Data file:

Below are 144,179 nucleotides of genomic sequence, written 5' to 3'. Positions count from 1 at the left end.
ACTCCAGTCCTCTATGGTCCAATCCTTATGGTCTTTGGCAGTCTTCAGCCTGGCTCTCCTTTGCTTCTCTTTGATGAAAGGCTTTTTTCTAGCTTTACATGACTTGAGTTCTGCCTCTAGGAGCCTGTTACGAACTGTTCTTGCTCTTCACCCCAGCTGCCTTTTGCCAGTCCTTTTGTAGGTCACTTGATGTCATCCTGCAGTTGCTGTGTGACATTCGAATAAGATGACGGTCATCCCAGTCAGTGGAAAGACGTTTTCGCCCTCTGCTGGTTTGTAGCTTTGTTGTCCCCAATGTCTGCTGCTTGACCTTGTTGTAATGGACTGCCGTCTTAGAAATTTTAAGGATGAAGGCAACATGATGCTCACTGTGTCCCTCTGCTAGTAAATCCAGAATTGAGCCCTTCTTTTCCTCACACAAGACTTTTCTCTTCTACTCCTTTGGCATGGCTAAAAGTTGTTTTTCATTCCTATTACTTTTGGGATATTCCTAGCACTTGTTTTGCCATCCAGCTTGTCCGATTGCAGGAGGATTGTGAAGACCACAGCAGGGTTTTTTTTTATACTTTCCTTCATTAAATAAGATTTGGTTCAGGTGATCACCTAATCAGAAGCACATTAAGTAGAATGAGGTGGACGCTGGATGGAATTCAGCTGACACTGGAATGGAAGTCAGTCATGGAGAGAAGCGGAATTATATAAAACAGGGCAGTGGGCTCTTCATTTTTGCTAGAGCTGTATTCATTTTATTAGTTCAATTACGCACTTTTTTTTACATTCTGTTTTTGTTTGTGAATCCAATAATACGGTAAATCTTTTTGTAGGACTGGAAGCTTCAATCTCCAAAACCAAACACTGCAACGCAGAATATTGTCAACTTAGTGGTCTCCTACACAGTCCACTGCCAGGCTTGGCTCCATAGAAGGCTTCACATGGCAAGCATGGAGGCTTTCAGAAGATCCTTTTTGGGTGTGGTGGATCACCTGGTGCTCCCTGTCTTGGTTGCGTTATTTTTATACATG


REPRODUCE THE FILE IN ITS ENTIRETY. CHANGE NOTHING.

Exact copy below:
Below are 144,179 nucleotides of genomic sequence, written 5' to 3'. Positions count from 1 at the left end.
ACTCCAGTCCTCTATGGTCCAATCCTTATGGTCTTTGGCAGTCTTCAGCCTGGCTCTCCTTTGCTTCTCTTTGATGAAAGGCTTTTTTCTAGCTTTACATGACTTGAGTTCTGCCTCTAGGAGCCTGTTACGAACTGTTCTTGCTCTTCACCCCAGCTGCCTTTTGCCAGTCCTTTTGTAGGTCACTTGATGTCATCCTGCAGTTGCTGTGTGACATTCGAATAAGATGACGGTCATCCCAGTCAGTGGAAAGACGTTTTCGCCCTCTGCTGGTTTGTAGCTTTGTTGTCCCCAATGTCTGCTGCTTGACCTTGTTGTAATGGACTGCCGTCTTAGAAATTTTAAGGATGAAGGCAACATGATGCTCACTGTGTCCCTCTGCTAGTAAATCCAGAATTGAGCCCTTCTTTTCCTCACACAAGACTTTTCTCTTCTACTCCTTTGGCATGGCTAAAAGTTGTTTTTCATTCCTATTACTTTTGGGATATTCCTAGCACTTGTTTTGCCATCCAGCTTGTCCGATTGCAGGAGGATTGTGAAGACCACAGCAGGGTTTTTTTTTATACTTTCCTTCATTAAATAAGATTTGGTTCAGGTGATCACCTAATCAGAAGCACATTAAGTAGAATGAGGTGGACGCTGGATGGAATTCAGCTGACACTGGAATGGAAGTCAGTCATGGAGAGAAGCGGAATTATATAAAACAGGGCAGTGGGCTCTTCATTTTTGCTAGAGCTGTATTCATTTTATTAGTTCAATTACGCACTTTTTTTTACATTCTGTTTTTGTTTGTGAATCCAATAATACGGTAAATCTTTTTGTAGGACTGGAAGCTTCAATCTCCAAAACCAAACACTGCAACGCAGAATATTGTCAACTTAGTGGTCTCCTACACAGTCCACTGCCAGGCTTGGCTCCATAGAAGGCTTCACATGGCAAGCATGGAGGCTTTCAGAAGATCCTTTTTGGGTGTGGTGGATCACCTGGTGCTCCCTGTCTTGGTTGCGTTATTTTTATACATG